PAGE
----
You Ask, We Answer: How Can I Qualify for a Home Loan?
Spring is here, and you’ve got real estate on your mind. At Calcagni Real Estate, we know just how you feel. Buying a home in Connecticut is always a good idea, but with interest rates still low, the promise of better weather on the way and the thought of summer fun in a new house, it seems more appealing than ever to make a move. Now that you’ve chosen your Calcagni agent, qualifying for a home loan is probably at the top of your mind. Here are some of the biggest things lenders take into account when you apply for a mortgage—and how you can improve your application to ensure you get the best loan possible.
Not surprisingly, one of the first things lenders want to see as they consider your home loan application is your household income. While there is no minimum dollar amount required to buy a home, your lender’s job is to ensure that you have enough income to cover your monthly mortgage payments and your other bills. Your salary will be considered, but in addition, other streams of reliable income will be used to calculate your total earnings. Income from a side job, commissions, military benefits, alimony and child support payments, Social Security payments, investments and overtime earnings all come into play when it comes to your home loan. Lenders will generally consider these payments if they’re scheduled to continue for at least 2 years.
While your household income is a crucial part of being considered for a home loan, mortgage lenders want to take the full picture into account. That means they’ll be looking at your assets to ensure that should you face a financial emergency, you can keep up your payments. Assets can be anything from savings and checking accounts to stocks, bonds or mutual funds; assets also include CDs, IRAs and 401(k)s and other retirement funds that can be used to continue paying your home loan.
You may have heard that a good credit score is important to lenders for securing a home loan, but understanding the impact of your score on your home loan is just as critical.
Your credit score is a numerical rating that denotes how reliable you are as a borrower. This three digit number can indicate if you pay your bills on time, if you take on too much debt or if you currently have more debt than you can afford. The higher the three digit number, the better your score. Other than giving your lender a picture of the type of borrower you are, your credit score will allow you access to better (lower) interest rates and the most diverse selection of mortgage loans.
Homebuyers will generally need a credit score of 620 (a “Fair” score) to qualify for most mortgages. If your score is below 620, you may want to consider an FHA loan, which is a government-backed loan with lower debt, income and credit requirements.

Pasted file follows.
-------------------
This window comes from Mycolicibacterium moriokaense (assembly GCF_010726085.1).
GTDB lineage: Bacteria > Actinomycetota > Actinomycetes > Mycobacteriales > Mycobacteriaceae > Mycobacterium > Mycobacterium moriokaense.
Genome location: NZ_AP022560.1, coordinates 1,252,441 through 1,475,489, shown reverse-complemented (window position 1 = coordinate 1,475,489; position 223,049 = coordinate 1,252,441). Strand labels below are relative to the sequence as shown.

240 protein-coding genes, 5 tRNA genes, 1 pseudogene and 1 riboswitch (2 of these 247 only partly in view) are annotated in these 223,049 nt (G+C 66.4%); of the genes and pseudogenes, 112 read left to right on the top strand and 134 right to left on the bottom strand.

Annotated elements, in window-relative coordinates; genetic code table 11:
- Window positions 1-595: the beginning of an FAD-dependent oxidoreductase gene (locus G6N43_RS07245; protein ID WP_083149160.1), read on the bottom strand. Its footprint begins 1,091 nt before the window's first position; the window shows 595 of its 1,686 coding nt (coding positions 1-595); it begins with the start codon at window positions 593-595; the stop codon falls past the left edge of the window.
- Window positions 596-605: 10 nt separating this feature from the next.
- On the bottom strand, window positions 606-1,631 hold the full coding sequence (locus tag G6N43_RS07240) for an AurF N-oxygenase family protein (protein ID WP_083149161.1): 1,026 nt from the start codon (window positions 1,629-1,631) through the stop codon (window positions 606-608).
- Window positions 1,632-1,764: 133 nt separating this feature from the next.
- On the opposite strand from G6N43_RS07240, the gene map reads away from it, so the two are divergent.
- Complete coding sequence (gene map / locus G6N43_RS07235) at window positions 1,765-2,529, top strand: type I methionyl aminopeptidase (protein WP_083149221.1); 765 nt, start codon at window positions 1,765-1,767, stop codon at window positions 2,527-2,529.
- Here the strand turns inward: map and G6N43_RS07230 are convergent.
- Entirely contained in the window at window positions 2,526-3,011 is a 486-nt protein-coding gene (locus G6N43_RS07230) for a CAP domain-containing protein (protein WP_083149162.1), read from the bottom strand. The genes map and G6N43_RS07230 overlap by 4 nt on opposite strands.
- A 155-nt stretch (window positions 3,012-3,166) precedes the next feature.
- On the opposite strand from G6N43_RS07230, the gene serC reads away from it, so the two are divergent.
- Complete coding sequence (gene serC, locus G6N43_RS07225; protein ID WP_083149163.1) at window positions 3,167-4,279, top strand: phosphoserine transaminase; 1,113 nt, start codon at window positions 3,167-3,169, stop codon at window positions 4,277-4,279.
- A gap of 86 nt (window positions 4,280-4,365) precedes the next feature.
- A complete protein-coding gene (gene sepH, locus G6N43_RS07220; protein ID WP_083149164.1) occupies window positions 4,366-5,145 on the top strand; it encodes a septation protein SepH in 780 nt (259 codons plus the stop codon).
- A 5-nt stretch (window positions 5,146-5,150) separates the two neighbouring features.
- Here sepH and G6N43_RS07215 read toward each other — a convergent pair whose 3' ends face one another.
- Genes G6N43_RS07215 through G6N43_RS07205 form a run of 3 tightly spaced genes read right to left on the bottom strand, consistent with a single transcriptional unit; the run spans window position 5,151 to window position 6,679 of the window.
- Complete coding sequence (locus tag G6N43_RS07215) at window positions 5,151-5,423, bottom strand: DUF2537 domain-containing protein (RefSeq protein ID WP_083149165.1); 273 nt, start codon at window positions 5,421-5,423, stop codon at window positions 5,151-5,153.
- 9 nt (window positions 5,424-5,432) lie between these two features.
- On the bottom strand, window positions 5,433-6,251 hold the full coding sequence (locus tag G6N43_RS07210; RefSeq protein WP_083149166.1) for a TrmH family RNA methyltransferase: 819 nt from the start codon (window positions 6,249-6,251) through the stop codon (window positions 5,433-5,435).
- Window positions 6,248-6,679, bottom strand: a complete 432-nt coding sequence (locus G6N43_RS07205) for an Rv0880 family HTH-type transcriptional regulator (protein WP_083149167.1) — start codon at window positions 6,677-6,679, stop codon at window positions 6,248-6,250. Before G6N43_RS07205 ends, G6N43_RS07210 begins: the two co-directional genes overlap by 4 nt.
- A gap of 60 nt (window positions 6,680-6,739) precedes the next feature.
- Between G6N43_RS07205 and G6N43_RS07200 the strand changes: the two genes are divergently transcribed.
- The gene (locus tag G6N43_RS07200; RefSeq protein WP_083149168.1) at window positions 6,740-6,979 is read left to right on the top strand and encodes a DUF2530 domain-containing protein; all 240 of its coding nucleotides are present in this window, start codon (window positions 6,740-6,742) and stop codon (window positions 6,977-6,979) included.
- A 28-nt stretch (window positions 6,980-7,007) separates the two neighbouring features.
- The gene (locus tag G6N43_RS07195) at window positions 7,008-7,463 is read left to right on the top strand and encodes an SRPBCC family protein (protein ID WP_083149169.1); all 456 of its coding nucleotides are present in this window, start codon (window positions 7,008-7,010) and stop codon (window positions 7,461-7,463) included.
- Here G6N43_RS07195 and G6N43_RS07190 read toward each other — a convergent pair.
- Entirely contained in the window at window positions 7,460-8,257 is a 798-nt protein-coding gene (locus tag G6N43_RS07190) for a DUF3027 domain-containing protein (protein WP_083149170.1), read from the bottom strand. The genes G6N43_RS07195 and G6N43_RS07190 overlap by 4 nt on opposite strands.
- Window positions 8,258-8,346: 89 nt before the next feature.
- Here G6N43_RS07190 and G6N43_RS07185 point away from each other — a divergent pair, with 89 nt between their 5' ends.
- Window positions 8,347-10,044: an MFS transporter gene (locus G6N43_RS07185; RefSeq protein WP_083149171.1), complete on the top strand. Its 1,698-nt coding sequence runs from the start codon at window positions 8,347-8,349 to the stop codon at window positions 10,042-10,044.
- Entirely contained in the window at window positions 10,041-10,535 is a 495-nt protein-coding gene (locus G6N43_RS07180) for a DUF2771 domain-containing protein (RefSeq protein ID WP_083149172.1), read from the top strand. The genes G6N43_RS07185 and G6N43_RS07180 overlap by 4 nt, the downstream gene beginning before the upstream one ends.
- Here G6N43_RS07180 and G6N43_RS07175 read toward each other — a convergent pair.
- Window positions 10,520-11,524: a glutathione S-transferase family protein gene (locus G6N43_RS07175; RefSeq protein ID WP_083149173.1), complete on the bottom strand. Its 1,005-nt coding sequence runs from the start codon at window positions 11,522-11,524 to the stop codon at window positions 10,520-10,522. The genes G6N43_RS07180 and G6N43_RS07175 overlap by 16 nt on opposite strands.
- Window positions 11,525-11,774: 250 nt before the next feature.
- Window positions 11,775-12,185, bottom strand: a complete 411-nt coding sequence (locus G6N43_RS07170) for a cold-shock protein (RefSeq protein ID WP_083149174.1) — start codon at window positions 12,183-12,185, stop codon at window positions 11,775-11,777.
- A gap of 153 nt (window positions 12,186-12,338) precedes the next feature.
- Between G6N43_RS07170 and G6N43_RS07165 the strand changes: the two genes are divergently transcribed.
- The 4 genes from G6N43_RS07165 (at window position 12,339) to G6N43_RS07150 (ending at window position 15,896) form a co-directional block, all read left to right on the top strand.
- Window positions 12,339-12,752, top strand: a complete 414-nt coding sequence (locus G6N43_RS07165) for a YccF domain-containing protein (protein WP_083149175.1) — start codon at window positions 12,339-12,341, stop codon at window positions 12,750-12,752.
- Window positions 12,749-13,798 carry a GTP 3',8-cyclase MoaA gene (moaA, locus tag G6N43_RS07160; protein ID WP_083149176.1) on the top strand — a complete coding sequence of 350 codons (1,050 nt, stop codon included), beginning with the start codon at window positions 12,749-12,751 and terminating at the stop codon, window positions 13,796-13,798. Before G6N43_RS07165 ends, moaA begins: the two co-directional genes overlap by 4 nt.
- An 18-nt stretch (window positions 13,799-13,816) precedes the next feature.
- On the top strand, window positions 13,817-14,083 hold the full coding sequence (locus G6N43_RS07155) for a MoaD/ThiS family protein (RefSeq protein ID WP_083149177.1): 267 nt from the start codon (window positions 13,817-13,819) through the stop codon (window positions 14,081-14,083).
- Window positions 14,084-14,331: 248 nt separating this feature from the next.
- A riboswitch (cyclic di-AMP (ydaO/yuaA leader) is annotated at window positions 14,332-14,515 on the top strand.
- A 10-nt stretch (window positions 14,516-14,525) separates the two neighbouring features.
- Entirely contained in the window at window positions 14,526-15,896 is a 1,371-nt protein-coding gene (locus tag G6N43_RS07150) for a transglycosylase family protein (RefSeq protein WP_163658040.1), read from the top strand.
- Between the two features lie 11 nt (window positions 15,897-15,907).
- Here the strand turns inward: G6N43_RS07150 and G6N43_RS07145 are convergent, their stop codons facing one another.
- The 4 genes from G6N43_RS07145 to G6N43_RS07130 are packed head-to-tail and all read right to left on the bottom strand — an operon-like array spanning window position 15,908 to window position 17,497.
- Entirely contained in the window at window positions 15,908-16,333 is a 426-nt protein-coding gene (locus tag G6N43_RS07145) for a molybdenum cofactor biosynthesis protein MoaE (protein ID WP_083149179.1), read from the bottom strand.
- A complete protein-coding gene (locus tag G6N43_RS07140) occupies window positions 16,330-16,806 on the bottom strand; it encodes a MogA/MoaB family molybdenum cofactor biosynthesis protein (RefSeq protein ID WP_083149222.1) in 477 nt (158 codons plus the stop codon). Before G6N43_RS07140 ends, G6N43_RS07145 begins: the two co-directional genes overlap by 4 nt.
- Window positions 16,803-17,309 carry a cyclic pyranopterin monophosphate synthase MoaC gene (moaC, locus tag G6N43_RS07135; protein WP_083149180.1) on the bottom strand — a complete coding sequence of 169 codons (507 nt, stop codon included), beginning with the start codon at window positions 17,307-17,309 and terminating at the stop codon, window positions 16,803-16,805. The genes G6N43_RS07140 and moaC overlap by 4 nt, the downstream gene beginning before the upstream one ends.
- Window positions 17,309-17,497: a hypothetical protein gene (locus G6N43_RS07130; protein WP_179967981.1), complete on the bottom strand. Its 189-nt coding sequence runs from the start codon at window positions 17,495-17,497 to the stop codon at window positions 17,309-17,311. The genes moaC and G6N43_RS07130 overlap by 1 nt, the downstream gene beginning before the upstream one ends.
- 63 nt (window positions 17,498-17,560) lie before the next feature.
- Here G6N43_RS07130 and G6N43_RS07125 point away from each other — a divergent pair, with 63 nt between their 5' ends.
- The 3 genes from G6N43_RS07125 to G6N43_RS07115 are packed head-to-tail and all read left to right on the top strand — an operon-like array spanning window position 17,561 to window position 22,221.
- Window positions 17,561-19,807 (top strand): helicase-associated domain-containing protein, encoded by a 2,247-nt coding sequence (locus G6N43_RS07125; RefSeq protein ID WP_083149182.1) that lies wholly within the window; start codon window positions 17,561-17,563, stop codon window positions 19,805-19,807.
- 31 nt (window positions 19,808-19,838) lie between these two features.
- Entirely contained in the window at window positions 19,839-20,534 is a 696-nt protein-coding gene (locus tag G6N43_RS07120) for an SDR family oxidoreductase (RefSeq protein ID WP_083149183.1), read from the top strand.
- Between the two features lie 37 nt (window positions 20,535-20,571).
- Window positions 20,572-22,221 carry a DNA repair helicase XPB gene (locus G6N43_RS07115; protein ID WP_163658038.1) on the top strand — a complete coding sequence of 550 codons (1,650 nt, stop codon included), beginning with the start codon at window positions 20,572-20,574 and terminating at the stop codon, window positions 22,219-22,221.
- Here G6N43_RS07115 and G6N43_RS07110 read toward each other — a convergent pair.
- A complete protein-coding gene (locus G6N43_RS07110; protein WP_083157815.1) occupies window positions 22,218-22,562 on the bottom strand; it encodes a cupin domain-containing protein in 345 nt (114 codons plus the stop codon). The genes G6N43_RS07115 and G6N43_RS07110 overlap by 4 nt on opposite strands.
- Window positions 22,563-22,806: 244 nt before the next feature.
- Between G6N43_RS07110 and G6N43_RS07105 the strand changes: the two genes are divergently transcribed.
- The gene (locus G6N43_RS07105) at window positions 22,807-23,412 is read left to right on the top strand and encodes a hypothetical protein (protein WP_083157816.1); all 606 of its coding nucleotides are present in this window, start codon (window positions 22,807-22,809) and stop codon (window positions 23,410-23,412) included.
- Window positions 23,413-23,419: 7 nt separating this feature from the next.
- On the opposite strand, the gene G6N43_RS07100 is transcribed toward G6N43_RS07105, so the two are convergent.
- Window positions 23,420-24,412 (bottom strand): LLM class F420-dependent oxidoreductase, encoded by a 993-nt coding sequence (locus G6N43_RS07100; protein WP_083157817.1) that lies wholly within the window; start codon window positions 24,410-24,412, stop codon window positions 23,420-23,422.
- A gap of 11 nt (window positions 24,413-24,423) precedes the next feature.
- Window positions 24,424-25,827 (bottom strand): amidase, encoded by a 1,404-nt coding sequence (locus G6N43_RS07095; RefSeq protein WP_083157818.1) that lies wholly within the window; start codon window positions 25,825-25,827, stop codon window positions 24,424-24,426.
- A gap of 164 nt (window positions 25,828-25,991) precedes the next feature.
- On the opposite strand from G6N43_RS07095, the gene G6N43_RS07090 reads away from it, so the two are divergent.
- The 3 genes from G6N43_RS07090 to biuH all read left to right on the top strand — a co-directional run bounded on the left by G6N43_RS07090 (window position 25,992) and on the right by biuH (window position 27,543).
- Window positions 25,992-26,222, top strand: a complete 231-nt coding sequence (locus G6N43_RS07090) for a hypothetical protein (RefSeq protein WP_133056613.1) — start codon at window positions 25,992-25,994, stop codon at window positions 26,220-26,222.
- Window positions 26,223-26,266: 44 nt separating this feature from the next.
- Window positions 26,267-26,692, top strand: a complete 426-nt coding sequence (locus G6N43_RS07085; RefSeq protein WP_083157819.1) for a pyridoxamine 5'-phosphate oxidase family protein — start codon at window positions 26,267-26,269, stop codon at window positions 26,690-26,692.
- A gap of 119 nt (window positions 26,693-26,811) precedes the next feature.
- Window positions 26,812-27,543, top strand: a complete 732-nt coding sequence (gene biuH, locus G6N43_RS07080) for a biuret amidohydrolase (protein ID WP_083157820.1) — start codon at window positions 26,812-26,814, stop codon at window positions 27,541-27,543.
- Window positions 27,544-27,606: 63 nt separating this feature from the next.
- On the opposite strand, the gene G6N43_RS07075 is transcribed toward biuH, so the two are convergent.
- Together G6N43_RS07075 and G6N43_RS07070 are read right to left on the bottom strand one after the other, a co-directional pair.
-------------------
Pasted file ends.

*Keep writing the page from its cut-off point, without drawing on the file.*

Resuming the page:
While your credit score gives lenders a look into the kind of borrower you are, your debt-to-income ratio is another critical part of the lending puzzle. Knowing how much debt you carry vs. the amount of money you have coming in will help lenders determine if you can afford to cover all your bills.
According to Rocket Mortgage, calculating your debt-to-income ratio (DTI) is easier than it sounds. “Begin by adding up all of your fixed payments you make each month. Only include expenses that don’t vary. For example, you can include payments like rent, credit card minimums and student loan payments.
Do you have recurring debt you make payments toward each month? Only include the minimum you must pay in each installment. For example, if you have $15,000 worth of student loans but you only need to pay $150 a month, only include $150 in your calculation. Don’t include things like utilities, entertainment expenses and health insurance premiums.
Then, divide your total monthly expenses by your total pre-tax household income. Include all regular and reliable income in your calculation from all sources. Multiply the number you get by 100 to get your DTI ratio. The lower your DTI ratio, the more attractive you are as a borrower. As a general rule, you’ll need a DTI ratio of 50% or less to apply for most loans.”
Improving Your Home Loan Application
Now that you know what lenders look for, how can you improve your home loan application?
Improving your credit score is a great place to start. Making payments on time, not using more than 30% of your total available credit monthly and paying down your debt will go a long way in raising your credit score.
Lowering your debt-to-income ratio may also help lenders see you as a desirable loan candidate. Paying down debt and trying to reduce your living expenses will help, as will increasing your income—from a pay raise to overtime to starting a side job, more money coming in makes lenders happy.
Lastly, saving for a larger downpayment on a home is appealing because that’s less money you’ll need to be loaned. Taking time to save more money may pay off in the long run. Talk to your Calcagni Realtor or your mortgage lending contacts for their advice on the best ways to improve your home loan application.